Tuesday, May 26, 2020
Countering The Corruption Risk Caused By Covid-19
By DEREK SMITH
Corruption and bribery risks, by all indications, increase during a crisis. Over the past decade, a sustained number of corruption and bribery cases have occurred because of entities not fully appreciating the risk attached to their vendors or weak internal anti-bribery regimes. In The Bahamas, I conclude, it is little different. The Bahamas was ranked 81st in the 2019 Bribery Risk Matrix released by TRACE International, a globally recognised anti-bribery business organisation, and the 29th least corrupt nation out of 180 countries by Transparency International.
I have had the distinct fortune of previously working for an institution that had a well-defined and developed anti-corruption compliance culture. Against this background I appreciate the complexities of a robust "culture of compliance". Notwithstanding the above, each institution has its own corporate culture. It is imperative that despite an institution's size, local or global footprint or industry, companies must embody a strong culture of ethics, honesty and legal and regulatory compliance. This is more than possible with senior management commitment, their willingness to support the efforts of their risk and compliance teams over a sustained period of time, and the mindset that not all business is good business.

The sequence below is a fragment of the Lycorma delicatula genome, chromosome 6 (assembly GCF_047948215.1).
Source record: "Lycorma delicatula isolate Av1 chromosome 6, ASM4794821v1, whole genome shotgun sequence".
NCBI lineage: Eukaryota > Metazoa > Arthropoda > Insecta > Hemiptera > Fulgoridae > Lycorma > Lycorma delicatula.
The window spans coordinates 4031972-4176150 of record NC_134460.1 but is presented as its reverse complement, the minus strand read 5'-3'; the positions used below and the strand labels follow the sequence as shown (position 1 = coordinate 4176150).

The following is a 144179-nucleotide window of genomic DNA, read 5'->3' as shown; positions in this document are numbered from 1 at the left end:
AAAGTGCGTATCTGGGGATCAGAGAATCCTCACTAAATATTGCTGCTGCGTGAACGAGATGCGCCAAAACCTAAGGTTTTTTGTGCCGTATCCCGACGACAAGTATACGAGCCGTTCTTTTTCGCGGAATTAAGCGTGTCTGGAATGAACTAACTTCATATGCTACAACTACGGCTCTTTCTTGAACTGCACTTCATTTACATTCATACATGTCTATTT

A strong anti-bribery and corruption ("ABC") policy is a key component of your institution's risk and compliance framework, and will help kick corruption risk out. The ABC policy promotes transparency, the avoidance of conflict of interest, and applies standards both internally and to third parties.
During this pandemic, companies should review and evaluate their "culture of compliance" pertaining to stamping out corruption and bribery risk. Additionally, they must examine, at a minimum, the following areas. Read more >>